#CardCorner: 1992 Donruss Fun at the Ballpark

Part of the CARD CORNER series
Written by: Bruce Markusen

Hall of Fame staffers are also baseball fans and love to share their stories. Here is a fan's perspective from Cooperstown.

Sometimes cards of the 1980s and early 90s receive a bad rap. Due to the glut of cards being produced by a variety of companies, the baseball card market became overly saturated at the time, leading to the so-called baseball card crash of the mid-90s.

While there is truth to that sentiment, it should not be regarded as an indictment of the cards themselves. While so many cards from that era have gained relatively little in financial value, the general quality of cards showed a marked improvement in the 1990s, with companies like Upper Deck offering cards on thicker stock along with clearer, sharper photography.

As card collectors, we also started to notice more creativity in the production of cards. Some companies began to photograph players in studios, using unusual props and creating poses not previously seen on cards in past decades. More and more companies showed a preference for comedy, as evidenced by Mickey Hatcher’s 1986 Fleer card, which shows him wearing a ridiculously oversized glove that he borrowed from a sporting goods company.

The front of Donruss' "Fun at the Ballpark" card. (Milo Stewart Jr./National Baseball Hall of Fame and Museum)

In 1996, Score gave us an odd-looking card of Leon “Bip” Roberts, who decided to sport a sombrero on his head rather than a traditional baseball cap. Then there’s Brian Harper’s 1993 Upper Deck card, in which he can be seen placing a call with an early cellular phone that’s about the size of a house brick. All these years later, those early cell phones look somewhat preposterous, in comparison with the sleek models of today, making the Harper card that much more amusing.

Perhaps none of the cards is any more unusual than the 1996 Upper Deck card of Rex Hudler. The photograph on the back of the card shows the energetic California Angels infielder milking a cow at the ballpark, while sporting the widest of smiles for the cameraman.

The reverse of Donruss' "Fun at the Ballpark" card. (Milo Stewart Jr./National Baseball Hall of Fame and Museum)

And then there are the cards that show players involved in other kinds of non-farming hijinks at the park, as they attempt to kill time before a game. One of the best examples of such a card can be found in the colorful 1992 Donruss “Triple Play” set, with its bright red and yellow spectrum borders and offset framing. This card recently arrived at the Hall of Fame, courtesy of another large and generous donation from a private collector. The unusual card carries the old fashioned title of “Fun at the Ballpark.”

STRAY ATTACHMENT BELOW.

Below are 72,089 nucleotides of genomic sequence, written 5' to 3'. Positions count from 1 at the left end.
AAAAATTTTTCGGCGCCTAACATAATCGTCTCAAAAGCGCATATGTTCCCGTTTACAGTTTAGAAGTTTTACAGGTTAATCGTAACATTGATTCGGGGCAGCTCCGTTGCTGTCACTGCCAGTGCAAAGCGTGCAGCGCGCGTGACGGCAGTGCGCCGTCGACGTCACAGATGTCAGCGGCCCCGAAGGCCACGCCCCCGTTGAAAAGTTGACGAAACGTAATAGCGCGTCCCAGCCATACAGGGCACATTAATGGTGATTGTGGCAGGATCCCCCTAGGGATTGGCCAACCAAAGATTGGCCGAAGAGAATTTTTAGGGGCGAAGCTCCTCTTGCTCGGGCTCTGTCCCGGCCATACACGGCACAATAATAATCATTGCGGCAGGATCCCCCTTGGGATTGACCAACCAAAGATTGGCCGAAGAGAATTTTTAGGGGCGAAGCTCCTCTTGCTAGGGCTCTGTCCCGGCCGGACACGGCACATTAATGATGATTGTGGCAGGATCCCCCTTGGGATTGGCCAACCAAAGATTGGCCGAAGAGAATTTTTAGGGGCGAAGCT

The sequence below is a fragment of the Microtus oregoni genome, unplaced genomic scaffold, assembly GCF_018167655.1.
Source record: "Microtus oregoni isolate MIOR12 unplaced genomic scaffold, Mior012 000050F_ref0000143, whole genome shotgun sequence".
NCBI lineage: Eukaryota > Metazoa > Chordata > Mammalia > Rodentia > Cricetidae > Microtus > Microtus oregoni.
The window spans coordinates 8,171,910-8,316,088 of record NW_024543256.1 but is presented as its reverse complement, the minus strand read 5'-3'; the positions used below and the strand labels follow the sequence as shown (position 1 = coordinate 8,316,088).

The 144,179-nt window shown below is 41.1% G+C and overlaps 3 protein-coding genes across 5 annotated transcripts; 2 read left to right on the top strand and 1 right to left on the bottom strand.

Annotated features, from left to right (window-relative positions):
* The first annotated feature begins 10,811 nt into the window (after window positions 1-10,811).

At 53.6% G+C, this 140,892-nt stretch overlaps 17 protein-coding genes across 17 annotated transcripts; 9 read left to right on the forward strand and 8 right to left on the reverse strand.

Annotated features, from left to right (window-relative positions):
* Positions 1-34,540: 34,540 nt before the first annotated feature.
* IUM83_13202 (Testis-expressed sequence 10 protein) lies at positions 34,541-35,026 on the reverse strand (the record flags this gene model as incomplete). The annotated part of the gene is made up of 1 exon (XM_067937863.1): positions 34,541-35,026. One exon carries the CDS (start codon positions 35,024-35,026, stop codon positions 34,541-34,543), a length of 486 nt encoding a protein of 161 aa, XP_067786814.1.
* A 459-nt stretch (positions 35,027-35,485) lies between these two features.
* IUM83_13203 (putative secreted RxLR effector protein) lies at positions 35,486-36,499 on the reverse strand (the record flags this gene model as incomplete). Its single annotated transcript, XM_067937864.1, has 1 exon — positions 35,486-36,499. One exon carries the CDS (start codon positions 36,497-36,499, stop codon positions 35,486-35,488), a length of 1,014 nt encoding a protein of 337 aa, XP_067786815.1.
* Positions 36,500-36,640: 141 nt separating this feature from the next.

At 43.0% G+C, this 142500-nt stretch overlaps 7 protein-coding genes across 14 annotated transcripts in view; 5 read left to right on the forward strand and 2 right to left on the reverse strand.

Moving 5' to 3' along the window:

So what exactly is going on here? Let’s start with the setting, the classic confines of Chicago’s Wrigley Field, which we easily recognize through the ivy-covered wall in the background. The three players involved in the antics are not members of the homestanding Cubs, but rather the visiting New York Mets. (The players are wearing their blue warmup jerseys, which were not actually used by the Mets in games, but only worn during pregame workouts). The three Mets are pretending to be football players, simulating a field goal attempt as if they were playing in an NFL game. And they are doing all of this without an actual football in sight. Instead, a fielder’s glove has taken the place of the football.

While the numbers of two of the players are not visible on the card, the back of the card provides all of the information that we need. The kicker is Jeff Innis, a sidearming middle reliever for the ’91 Mets.

The holder is John Franco, New York’s star closer. And the man who is charging from the right side, laying himself out in an effort to block the imaginary kick, is David Cone, one of the team’s pitching aces, who can be seen in his stocking feet.

Innis has somewhat of a difficult role here: Attempting to kick a baseball glove more than a few feet. Based on the photograph, it doesn’t look like Innis has succeeded very well; the glove appears to have reached an apex of about one foot above ground level.

In contrast, Franco’s job is relatively easy; all he has to do is hold the glove until Innis kicks it (while hoping that Innis doesn’t kick his hand by mistake).

Of the three players, Cone has the most demanding and dangerous assignment: making a headfirst leap, his hands outstretched, and his midsection about to bounce hard against the Wrigley Field grass. While we don’t see the final result of Cone’s daring attempt at kick-blocking, we can only imagine that it brought him a little bit of pain.

In today’s game, with players making such large salaries across the board, it’s hard to believe that any manager would sanction such pregame frivolity. If a player were to get a hurt in such a way – particularly a pitcher whose arm is exposed to contact – the players and the manager would likely endure the wrath of the general manager, the owner and the team’s fan base.

Of course, the risk of injury while performing such a stunt was just about the same in 1991 as it is in 2019. It’s just that back in the early 1990s we didn’t think as much about the possibility of something going wrong, simply because the salaries attached to the players were not as high.